Non Cardiac Chest Pain

Patient Advice Leaflet from the Emergency Department

Frimley Park Hospital Portsmouth Road, Frimley GU16 7UJ

Call 999 / Seek urgent medical advice if you have pain that:
• spreads to your arms, back, neck or jaw
• makes your chest feel tight or heavy
• also started with shortness of breath, sweating and feeling or being sick
• suffer any fainting or collapsing episodes

Chest pain is a common cause for attendance in the Emergency Department and can be very worrying for the patient. There are a wide variety of causes for chest pain. It is important to take chest pain seriously because it can sometimes indicate a significant underlying problem. This leaflet provides further advice on other possible causes of non-cardiac chest pain and when to seek urgent medical attention.


We check for serious causes of chest pain, such as a heart attack, blood clot in the lung, collapsed lung and torn large blood vessels. Tests help us to confirm that the reason for your chest pain today was unlikely to be heart-related or serious. We may do blood tests, ECG (tracing of heart), chest X-ray or other appropriate tests.

Causes of non-cardiac chest pain

Here is a brief overview of some of the more common, non-cardiac causes of chest pain, which you may have been diagnosed with. It is possible that the cause of your chest pain is not listed here, but as you have been discharged home with this leaflet, it is unlikely to be serious at present.

Lung causes

  • Pneumonia is inflammation of the lungs, usually caused by an infection. Other symptoms include fevers, muscle aches and cough with sputum.
  • Pneumothorax is air around or outside the lung.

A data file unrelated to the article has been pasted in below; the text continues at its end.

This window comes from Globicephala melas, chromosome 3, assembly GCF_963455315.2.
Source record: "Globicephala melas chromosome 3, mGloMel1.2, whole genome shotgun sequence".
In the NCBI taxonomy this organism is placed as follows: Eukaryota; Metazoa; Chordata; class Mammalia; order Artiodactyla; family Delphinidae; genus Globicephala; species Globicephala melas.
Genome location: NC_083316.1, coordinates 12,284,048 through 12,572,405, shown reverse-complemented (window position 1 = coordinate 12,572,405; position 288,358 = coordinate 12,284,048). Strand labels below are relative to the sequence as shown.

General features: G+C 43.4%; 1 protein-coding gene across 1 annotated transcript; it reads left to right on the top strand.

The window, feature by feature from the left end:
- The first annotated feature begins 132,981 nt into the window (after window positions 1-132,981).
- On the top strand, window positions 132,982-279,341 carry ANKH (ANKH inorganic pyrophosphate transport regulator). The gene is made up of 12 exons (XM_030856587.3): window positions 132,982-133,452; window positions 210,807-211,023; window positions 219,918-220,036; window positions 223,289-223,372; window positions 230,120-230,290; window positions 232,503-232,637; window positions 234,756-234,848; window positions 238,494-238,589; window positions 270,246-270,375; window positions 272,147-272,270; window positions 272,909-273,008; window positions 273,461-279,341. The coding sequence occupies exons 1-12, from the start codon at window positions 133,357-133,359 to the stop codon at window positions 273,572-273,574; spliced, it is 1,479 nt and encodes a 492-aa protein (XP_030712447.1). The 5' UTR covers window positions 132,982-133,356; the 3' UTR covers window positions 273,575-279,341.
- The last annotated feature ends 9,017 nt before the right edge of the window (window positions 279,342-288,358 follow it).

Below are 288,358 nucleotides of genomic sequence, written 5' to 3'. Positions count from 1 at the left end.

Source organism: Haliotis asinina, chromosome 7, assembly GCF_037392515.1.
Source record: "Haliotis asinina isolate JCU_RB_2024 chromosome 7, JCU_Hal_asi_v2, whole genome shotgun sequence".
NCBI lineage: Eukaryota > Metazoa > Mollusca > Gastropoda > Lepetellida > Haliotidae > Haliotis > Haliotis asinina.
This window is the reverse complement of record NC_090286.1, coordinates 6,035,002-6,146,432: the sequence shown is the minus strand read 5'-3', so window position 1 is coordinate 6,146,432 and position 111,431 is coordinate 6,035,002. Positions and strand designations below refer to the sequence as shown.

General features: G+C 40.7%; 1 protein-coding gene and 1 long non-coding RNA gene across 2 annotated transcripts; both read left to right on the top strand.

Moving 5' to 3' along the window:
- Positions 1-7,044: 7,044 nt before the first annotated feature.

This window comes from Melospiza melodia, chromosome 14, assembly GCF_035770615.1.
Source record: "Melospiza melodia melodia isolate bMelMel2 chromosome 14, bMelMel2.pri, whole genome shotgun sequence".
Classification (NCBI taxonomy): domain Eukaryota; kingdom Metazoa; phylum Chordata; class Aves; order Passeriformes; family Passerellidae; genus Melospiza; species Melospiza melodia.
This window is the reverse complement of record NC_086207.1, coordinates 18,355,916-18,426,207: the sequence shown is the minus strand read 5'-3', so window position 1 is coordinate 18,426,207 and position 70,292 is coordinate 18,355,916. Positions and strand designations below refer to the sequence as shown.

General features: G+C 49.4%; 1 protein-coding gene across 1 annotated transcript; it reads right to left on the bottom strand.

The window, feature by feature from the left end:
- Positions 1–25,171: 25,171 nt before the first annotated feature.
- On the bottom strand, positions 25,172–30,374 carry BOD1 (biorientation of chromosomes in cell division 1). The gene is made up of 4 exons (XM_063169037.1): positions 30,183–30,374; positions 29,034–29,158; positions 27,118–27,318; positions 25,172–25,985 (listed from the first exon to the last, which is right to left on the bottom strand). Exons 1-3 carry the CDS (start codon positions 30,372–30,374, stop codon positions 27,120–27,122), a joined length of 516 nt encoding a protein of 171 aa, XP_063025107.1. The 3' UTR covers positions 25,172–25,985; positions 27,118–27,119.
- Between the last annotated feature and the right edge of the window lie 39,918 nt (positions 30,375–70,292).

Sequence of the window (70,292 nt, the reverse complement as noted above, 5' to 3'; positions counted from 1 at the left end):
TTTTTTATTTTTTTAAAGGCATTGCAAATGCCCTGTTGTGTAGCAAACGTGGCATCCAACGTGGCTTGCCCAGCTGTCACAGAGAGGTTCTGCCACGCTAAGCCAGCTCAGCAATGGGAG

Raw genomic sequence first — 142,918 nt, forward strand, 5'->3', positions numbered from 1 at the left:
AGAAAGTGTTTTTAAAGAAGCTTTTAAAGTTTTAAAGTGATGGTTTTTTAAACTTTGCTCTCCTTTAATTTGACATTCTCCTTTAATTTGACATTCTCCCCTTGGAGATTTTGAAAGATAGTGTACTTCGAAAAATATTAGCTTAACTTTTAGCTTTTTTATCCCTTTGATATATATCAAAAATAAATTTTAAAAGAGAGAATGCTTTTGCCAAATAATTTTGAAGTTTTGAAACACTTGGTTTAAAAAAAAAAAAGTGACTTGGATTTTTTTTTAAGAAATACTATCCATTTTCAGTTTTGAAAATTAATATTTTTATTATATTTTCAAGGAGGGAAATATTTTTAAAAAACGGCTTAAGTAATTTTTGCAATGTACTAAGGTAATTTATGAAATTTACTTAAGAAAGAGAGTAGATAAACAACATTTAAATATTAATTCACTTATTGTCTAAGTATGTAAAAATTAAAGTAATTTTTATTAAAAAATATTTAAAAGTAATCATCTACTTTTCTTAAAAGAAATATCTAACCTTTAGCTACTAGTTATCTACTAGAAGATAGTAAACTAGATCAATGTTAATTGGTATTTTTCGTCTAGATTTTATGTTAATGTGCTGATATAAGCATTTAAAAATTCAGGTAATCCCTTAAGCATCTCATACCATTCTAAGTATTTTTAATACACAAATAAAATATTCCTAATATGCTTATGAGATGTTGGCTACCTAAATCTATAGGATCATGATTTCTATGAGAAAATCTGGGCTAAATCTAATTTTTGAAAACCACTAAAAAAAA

Gastro-oesophageal reflux disease (GORD)

Heartburn is the main symptom of GORD, usually described as a burning sensation in the lower chest and upper abdomen.


Inflammation in one or more of the joints, where the cartilage attaches the ribs to the breastbone.


Inflammation of the sac around the heart, usually caused by a viral infection which resolves within a few weeks.

Strained chest muscle

If your chest is painful and tender to touch, it may be caused by an injury or a strained muscle in the chest wall. It is usually worse on movement and on breathing in and may take weeks to settle.


Chest pain can occur with an anxiety or panic attack.


The treatment for chest pain will depend on the likely cause. Your doctor will be able to recommend the best treatment for your condition. You may be advised to take simple pain killers regularly, such as paracetamol. Most adults can take up to 8 paracetamol tablets in a single 24 hour period (maximum 4 grams). Please always check the instructions on the box of the medication you are taking.

If you have further episodes of chest pain and are worried, please seek urgent medical attention.

References / Further Information:
Acknowledgements: Dr Joanna Gao, Dr Rasa Zivkovic, Dr Nicholas Lankester

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